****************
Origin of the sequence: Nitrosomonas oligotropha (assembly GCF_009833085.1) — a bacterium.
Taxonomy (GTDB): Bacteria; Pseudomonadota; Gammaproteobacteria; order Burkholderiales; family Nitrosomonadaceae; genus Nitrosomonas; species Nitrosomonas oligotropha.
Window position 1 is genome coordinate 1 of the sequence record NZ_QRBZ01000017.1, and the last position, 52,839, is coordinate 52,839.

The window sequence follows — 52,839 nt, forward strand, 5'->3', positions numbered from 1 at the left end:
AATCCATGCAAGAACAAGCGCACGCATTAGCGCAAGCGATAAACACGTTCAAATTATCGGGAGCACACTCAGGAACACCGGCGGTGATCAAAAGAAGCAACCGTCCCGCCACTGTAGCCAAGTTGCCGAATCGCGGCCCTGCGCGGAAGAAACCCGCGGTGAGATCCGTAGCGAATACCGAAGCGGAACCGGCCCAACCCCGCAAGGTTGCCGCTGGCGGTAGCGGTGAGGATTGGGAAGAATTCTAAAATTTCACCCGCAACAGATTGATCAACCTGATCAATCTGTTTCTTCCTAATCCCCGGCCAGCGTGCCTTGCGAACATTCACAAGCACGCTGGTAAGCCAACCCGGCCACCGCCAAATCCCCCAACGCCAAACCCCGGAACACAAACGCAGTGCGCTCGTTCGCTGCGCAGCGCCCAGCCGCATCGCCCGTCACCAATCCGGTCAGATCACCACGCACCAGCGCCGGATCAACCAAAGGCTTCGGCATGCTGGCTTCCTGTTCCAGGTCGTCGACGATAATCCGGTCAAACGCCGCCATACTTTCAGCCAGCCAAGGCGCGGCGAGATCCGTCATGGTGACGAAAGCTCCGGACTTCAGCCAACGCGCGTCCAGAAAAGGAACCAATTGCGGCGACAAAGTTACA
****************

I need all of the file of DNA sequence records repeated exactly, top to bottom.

Origin of the sequence: Nitrosomonas oligotropha (assembly GCF_009833085.1) — a bacterium.
Taxonomy (GTDB): Bacteria; Pseudomonadota; Gammaproteobacteria; order Burkholderiales; family Nitrosomonadaceae; genus Nitrosomonas; species Nitrosomonas oligotropha.
Window position 1 is genome coordinate 1 of the sequence record NZ_QRBZ01000017.1, and the last position, 52,839, is coordinate 52,839.

The window sequence follows — 52,839 nt, forward strand, 5'->3', positions numbered from 1 at the left end:
AATCCATGCAAGAACAAGCGCACGCATTAGCGCAAGCGATAAACACGTTCAAATTATCGGGAGCACACTCAGGAACACCGGCGGTGATCAAAAGAAGCAACCGTCCCGCCACTGTAGCCAAGTTGCCGAATCGCGGCCCTGCGCGGAAGAAACCCGCGGTGAGATCCGTAGCGAATACCGAAGCGGAACCGGCCCAACCCCGCAAGGTTGCCGCTGGCGGTAGCGGTGAGGATTGGGAAGAATTCTAAAATTTCACCCGCAACAGATTGATCAACCTGATCAATCTGTTTCTTCCTAATCCCCGGCCAGCGTGCCTTGCGAACATTCACAAGCACGCTGGTAAGCCAACCCGGCCACCGCCAAATCCCCCAACGCCAAACCCCGGAACACAAACGCAGTGCGCTCGTTCGCTGCGCAGCGCCCAGCCGCATCGCCCGTCACCAATCCGGTCAGATCACCACGCACCAGCGCCGGATCAACCAAAGGCTTCGGCATGCTGGCTTCCTGTTCCAGGTCGTCGACGATAATCCGGTCAAACGCCGCCATACTTTCAGCCAGCCAAGGCGCGGCGAGATCCGTCATGGTGACGAAAGCTCCGGACTTCAGCCAACGCGCGTCCAGAAAAGGAACCAATTGCGGCGACAAAGTTACA